Shoddycompanies often scatter hints of their dubiousness everywhere they go. Learning to identify a few of these red flags can save you hours of research and a hefty annual subscription cost for supposedly connecting you to the internet more securely. Is the price too good to be true? Has the company been caught keeping logs? How are your connection speeds?
To save you time, here are a few of the biggest red flags to watch out for when taking your new VPN out for a test drive.
There’s no such thing as a free lunch. Maintaining the hardware and expertise needed for large VPN networks isn’t cheap. As a VPN customer, you either pay for a premium service with your dollars, or you pay for free services with your usage data when it’s collected by the free VPN and bargained away to advertisers or malicious actors.
As recently as August 2019, 90% of apps flagged as potentially unsafe in Top10VPN’s investigation into free VPN ownership still posed a privacy risk to users. Free VPNs can also leave you open to quiet malware installation, pop-up ad barrages and brutally slow internet speeds.
If a VPN is caught keeping or sharing user activity logs, I won’t recommend it. While most VPN services claim they don’t track or keep logs of user activity, that claim can sometimes be impossible to verify. In other instances, the claim falls apart publicly when a VPN company hands over internet records to law enforcement.
To be clear, it is entirely possible to be grateful for the arrest of reprehensible scumbags while ardently advocating for consumer privacy interests. My beef isn’t with any VPN company helping cops catch a child abuser via usage logs; it’s with any VPN company that lies to its customers about doing so. The lie that helps law enforcement in the US catch a legitimate criminal is the same lie that helps law enforcement in China arrest a person watching footage of the 1989 Tiananmen Square protests.
Ideally, the VPN you choose should have undergone — and published the results of — an independent third party audit of their operations, including their use of activity logs.
Another red flag to watch for when choosing a VPN is shoddy encryption standards. Users should expect AES-256 encryption or better from VPN services. Often touted as “military-grade” encryption, nearly every web browser and app already uses AES, after it was adopted by the US government in 2002. If your VPN only offers PPTP and L2TP encryption, look elsewhere.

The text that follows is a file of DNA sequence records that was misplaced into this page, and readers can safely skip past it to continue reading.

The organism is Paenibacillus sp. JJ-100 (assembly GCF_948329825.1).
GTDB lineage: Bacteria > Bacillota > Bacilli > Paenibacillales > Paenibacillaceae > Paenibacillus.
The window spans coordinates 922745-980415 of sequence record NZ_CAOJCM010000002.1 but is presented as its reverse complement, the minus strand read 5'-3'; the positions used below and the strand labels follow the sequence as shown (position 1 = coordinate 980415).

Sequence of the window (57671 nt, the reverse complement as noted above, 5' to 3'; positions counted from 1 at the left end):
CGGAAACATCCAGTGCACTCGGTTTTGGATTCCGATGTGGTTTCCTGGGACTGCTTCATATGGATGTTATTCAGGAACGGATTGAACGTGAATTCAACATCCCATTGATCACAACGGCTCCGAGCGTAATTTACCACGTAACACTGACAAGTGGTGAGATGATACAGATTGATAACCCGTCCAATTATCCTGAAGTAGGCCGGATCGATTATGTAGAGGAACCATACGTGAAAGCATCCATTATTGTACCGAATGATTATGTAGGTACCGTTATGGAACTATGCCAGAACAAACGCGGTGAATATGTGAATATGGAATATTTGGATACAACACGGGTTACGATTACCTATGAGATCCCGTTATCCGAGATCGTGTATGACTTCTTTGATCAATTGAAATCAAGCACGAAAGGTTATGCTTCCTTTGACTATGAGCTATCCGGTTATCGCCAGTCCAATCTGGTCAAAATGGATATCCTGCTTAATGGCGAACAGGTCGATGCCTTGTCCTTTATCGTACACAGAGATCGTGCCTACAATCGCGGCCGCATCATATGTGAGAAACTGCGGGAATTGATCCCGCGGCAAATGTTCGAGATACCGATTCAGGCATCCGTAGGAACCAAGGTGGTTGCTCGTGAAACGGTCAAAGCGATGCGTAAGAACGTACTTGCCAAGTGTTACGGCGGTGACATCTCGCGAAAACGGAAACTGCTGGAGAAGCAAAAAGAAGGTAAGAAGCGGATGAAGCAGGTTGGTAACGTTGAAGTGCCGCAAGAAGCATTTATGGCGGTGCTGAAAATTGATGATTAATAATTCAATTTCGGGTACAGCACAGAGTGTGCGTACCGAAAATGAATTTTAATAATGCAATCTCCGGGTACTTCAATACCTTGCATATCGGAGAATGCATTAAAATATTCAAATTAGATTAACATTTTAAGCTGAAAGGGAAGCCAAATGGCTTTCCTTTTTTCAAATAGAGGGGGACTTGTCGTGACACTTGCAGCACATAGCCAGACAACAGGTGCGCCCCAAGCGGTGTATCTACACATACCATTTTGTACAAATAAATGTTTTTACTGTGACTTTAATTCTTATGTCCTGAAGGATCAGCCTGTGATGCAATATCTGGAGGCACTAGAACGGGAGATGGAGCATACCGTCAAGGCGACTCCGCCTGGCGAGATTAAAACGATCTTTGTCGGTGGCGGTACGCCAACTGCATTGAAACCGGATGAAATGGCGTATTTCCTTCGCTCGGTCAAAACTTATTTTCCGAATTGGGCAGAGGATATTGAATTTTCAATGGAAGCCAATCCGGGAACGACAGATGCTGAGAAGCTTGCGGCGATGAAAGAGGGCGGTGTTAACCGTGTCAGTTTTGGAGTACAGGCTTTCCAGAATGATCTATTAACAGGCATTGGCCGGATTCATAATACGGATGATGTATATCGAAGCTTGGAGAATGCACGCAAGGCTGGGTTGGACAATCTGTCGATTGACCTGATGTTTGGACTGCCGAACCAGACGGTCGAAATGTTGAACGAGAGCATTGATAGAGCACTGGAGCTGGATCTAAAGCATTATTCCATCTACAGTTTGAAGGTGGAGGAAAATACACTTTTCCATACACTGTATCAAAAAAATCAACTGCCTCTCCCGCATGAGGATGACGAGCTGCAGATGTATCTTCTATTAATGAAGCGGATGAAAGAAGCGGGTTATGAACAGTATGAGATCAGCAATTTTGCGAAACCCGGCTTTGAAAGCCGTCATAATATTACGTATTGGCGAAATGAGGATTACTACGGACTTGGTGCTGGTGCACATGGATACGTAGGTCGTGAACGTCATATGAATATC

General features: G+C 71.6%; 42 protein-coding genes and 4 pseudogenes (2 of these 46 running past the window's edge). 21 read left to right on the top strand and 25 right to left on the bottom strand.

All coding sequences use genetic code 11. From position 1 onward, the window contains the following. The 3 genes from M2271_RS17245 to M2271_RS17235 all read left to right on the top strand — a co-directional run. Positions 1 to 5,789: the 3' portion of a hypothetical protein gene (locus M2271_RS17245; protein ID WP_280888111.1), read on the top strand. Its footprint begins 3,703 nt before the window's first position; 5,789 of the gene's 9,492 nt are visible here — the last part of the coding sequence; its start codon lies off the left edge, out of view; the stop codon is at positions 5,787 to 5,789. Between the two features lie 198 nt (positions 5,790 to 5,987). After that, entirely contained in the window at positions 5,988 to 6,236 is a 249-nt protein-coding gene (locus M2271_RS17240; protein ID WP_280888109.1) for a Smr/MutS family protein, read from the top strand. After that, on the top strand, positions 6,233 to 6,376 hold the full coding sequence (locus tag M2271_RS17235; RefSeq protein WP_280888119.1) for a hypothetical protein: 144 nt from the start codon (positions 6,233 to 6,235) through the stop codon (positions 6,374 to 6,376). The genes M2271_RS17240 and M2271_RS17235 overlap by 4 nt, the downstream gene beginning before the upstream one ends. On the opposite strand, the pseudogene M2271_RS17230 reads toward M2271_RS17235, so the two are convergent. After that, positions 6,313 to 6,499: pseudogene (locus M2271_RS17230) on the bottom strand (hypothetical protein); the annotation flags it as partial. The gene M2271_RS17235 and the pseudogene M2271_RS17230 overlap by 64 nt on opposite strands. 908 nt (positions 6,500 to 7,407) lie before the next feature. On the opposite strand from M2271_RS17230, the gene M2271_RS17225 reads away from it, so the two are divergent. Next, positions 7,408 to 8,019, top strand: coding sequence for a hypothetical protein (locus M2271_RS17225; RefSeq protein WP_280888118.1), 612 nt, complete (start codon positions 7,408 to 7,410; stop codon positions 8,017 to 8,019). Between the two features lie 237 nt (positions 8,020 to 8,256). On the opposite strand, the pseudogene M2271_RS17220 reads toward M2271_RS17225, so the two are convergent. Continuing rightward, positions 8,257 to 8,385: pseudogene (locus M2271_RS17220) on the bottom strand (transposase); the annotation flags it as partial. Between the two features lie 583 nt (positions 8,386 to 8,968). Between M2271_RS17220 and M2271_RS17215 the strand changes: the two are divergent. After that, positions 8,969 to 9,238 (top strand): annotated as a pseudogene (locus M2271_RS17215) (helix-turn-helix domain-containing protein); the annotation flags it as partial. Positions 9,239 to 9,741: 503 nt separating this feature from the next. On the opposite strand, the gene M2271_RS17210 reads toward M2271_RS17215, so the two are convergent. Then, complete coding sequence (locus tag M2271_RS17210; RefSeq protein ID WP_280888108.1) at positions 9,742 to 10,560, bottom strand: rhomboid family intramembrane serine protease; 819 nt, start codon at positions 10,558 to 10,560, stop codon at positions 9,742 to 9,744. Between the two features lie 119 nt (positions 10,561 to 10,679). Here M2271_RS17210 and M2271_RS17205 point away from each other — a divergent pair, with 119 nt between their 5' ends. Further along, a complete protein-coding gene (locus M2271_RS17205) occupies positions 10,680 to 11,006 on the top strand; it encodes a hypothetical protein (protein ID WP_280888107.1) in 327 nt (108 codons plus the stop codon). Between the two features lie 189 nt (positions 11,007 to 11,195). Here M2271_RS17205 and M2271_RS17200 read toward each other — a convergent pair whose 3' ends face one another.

While you’re snooping around for encryption details, keep an eye out for one of our favorite phrases, “Perfect Forward Secrecy.” Those three little words can have a hefty impact on your privacy: If one of your VPN’s servers is ever breached, Perfect Forward Secrecy ensures that any keys used to decrypt private internet traffic quickly become useless — giving you more security.
Extremely slow speeds
With just a little bit of elbow grease, any moderately-skilled internet jerk can throw together a service that looks like a VPN but is actually little more than a proxy service re-selling your internet bandwidth. Not only can that slow your internet speed down, it could potentially leave you on the legal hook for whatever they do with that re-sold bandwidth.
Hola’s case was the most famous. The company was caught in 2015 quietly stealing users’ bandwidth and re-selling it to whatever group wanted to deploy its user base as a botnet. Hola CEO Ofer Vilenski admitted they’d been had, but contended this harvesting of bandwidth was typical for this type of technology.
“We assumed that by stating that Hola is a (peer-to-peer) network, it was clear that people were sharing their bandwidth with the community network in return for their free service,” he wrote.
Nearly all VPNs slow your browsing speed down, some by as much as half. But a brutal crawl can be a sign of something worse than a simple lack of servers. So if being pressed into service as part of a botnet isn’t your cup of tea, double check those suspiciously slow speeds and the reputation of the VPN you’re paying for.